5 Surprising Ways I Have To Budget With A Chronic Illness
I’ve never had a “normal period” in my life due to my chronic illness, Polycystic Ovarian Syndrome (PCOS). My periods are irregular, painful, and emotionally draining. When I received my diagnosis a few years back, I chose to change my lifestyle instead of taking hormonal birth control (for a few reasons), all of which led me to change how I live my life. Thus, it changed where I spent my money. In my journey to manageable periods, I’ve come up with a few rules for myself to keep my body and budget in check.
1. I spend my money on expensive, organic foods rather than eating out, coffee, or alcohol.
As a person who loves to cook and eat good meals, I don’t necessarily restrict myself in the grocery store. I prioritize buying the organic, locally grown items because I know it will be better for my hormones and my health. I also know that when I walk out of the grocery store, I won’t have many options due to my restricted diet (I am gluten and dairy free, with the added twist of following the FODMAP diet). This is essentially my time to SHINE with food. However, I balance it out with pre-planning my meals and making a list so I don’t buy foods I don’t need.
2. I buy my supplements and green beauty products items in bulk after doing research on the best value.
I buy all my personal products online at once, every six months. I do this for a few reasons:
(A) By avoiding dangerous ingredients in drugstore makeup, I can’t run to CVS to pick up a new mascara when it runs out. I have to order it online in advance, and I don’t have the patience for two-week shipping.
(B) I can control my impulse purchases and focus on my essentials with careful research and planning (I use my master green beauty excel sheet to help me keep track). By researching different brands and recommendations from my favorite green beauty bloggers, I find the good products. Plus, by planning, I am less likely to impulsively order products.
(C) I can wait for discounts. My go-to online store for products, Pharmaca, often sends their subscribers 30% discounts whole purchase orders. So, when I know I need to start ordering again, I look for their emails.
3. I switched to the menstrual cup instead of pads and tampons.
In addition to the tampon tax, pads and tampons are the costly and unhealthy option for me. They use a number of dangerous chemicals to soak up blood and are placed in a very sensitive part of my body. This isn’t my favorite. So, at the recommendation of a nutritionist, I switched to the Diva.
It was the best decision I’ve ever made in dealing with my actual period because on top of being the healthiest and most comfortable for me, it’s cheaper in the long run. The upfront cost of $40 for a Diva cup pays for itself within four periods ($8 per box of tampons, which cover me for about one period, times four periods = $40).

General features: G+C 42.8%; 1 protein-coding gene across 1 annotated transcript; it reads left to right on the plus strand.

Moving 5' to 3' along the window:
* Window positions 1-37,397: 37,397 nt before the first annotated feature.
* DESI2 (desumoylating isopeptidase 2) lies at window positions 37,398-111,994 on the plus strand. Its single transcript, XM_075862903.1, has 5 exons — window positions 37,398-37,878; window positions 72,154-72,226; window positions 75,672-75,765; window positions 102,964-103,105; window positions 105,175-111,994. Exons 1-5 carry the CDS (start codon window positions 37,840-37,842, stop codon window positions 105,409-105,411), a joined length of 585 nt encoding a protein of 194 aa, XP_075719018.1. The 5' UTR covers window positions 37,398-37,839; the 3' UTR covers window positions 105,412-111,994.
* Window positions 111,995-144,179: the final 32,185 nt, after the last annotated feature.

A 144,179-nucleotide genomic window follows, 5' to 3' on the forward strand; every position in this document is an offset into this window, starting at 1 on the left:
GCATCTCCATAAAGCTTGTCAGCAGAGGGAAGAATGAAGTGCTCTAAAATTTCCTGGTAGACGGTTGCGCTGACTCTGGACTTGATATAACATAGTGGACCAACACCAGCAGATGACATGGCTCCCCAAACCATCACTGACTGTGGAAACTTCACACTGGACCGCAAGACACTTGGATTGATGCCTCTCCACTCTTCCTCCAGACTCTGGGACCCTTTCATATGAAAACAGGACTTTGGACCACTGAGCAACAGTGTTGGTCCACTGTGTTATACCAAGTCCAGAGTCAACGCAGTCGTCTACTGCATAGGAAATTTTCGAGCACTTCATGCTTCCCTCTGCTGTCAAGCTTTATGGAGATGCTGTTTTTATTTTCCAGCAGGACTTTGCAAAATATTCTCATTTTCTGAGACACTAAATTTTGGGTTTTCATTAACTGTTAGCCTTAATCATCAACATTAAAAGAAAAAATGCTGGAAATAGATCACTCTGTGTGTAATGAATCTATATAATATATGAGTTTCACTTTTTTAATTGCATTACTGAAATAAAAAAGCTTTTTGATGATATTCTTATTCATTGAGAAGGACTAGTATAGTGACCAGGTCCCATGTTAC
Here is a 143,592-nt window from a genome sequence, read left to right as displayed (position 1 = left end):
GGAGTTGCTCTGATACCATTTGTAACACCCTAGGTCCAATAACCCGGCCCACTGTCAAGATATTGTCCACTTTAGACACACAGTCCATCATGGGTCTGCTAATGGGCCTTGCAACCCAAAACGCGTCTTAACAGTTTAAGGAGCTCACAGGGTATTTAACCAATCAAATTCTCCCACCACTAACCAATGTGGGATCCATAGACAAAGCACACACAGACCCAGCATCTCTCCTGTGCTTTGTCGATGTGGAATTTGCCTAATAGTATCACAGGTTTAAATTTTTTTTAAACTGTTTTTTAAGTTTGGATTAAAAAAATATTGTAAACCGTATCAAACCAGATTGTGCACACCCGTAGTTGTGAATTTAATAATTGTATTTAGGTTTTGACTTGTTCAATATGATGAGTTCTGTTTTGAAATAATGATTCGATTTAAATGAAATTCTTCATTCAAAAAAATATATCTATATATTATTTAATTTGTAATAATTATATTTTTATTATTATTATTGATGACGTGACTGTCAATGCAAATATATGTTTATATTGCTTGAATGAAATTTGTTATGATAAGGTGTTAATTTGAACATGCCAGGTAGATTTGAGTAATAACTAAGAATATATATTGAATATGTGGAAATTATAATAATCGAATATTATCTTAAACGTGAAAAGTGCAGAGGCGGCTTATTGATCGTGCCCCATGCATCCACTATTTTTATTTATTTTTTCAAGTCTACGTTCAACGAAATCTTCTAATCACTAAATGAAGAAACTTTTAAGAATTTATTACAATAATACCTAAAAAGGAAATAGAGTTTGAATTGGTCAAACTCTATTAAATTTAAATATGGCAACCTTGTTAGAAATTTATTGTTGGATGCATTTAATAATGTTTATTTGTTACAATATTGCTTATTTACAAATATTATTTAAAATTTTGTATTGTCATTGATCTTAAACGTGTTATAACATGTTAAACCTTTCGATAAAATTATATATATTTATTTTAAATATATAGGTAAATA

For my period, my menstrual cups tend to slip my first two days, I’ve also invested in Thinx (I was also really curious about them from all the hype). Either way, it’s all worth it, since I no longer have to panic if I’m out of pads or tampons on my first day.
4. I budget for therapy, nutritionist appointments, and yoga as essentials rather than discretionary.
All three of those are vital to my health and quality of life. With their support, I focus on my progress. I will never be cured of my PCOS, but I can alleviate the symptoms and thrive in spite of it. However, it takes a team. Therapy allows me to calm my anxiety and stress (which make my symptoms worse), yoga allows me to build strength through sweat and mediation, and my nutritionist guides me through my food restrictions and supplements. When I was at my worst, I promised myself to never take my health for granted because it affects all aspects of your life (socially and work wise). Investing in my health is non-negotiable.
5. I budget my time, and I can time off of work when I need it.
I am very lucky to be working for an organization with a flexible work environment. I don’t think I can live without one because I need time to recharge and rest. Before my period, I become extremely lethargic and introverted, which is why it is important to me that I am able to work. I can lay in bed and still be active without physically straining my body. When my period comes, I have extremely painful cramps, so I often need a day of rest. I’ve even taken an afternoon off to cook food that helps me feel better!
They know this. To get my best work, I need to feel good. So, by having the space to recharge and rest when I need it, is important to my work output and their bottom line.
By following these guidelines, I am able to be my healthiest self, enjoy life, and even save a little!
Brooke is a full-time non-profit marketer, occasional writer, and year-round chronic illness sufferer.
Image via Unsplash